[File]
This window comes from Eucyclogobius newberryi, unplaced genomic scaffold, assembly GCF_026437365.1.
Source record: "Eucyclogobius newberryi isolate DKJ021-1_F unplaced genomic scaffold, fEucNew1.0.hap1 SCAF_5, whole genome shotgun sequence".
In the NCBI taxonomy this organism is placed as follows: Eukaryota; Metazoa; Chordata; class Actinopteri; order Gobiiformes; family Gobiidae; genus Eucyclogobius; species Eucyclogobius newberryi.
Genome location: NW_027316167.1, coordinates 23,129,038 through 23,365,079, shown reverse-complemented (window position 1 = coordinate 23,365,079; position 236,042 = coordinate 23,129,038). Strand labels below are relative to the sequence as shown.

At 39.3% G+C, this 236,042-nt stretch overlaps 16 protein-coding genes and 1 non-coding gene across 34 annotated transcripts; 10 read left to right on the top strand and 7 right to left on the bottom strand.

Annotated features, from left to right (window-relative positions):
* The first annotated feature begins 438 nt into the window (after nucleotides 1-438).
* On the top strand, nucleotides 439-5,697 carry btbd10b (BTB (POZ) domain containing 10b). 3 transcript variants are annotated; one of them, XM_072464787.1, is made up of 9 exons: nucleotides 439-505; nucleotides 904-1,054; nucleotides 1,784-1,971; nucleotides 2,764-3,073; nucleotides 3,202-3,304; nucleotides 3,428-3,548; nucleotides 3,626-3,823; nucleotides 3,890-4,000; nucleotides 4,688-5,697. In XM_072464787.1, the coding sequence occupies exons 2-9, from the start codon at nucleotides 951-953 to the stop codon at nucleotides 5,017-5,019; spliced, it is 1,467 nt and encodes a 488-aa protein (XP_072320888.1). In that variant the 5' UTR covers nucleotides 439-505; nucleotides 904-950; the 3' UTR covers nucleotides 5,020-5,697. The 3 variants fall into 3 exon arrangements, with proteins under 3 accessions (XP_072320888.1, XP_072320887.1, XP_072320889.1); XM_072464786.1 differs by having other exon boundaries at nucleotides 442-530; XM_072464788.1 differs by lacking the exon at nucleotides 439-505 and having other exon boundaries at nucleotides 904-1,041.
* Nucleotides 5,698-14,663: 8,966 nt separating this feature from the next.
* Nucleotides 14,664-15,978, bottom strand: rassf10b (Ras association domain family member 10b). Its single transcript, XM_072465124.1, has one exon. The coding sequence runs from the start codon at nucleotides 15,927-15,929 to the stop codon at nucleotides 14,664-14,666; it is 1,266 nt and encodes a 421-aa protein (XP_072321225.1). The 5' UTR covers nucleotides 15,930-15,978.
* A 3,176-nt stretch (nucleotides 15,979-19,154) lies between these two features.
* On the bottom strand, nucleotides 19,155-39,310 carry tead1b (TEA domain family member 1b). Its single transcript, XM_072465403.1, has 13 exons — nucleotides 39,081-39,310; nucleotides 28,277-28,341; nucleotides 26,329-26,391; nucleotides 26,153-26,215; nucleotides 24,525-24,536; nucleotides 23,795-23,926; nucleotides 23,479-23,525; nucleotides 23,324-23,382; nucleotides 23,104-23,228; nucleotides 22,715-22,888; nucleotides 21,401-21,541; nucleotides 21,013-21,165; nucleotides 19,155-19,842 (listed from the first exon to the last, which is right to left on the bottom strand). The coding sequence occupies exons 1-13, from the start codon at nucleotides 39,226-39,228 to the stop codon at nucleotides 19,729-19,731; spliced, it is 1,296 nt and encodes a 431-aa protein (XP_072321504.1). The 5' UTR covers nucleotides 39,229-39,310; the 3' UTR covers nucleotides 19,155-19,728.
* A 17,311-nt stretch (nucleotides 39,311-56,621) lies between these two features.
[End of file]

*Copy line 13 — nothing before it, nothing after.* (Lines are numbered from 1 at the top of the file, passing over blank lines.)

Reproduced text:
* A 17,311-nt stretch (nucleotides 39,311-56,621) lies between these two features.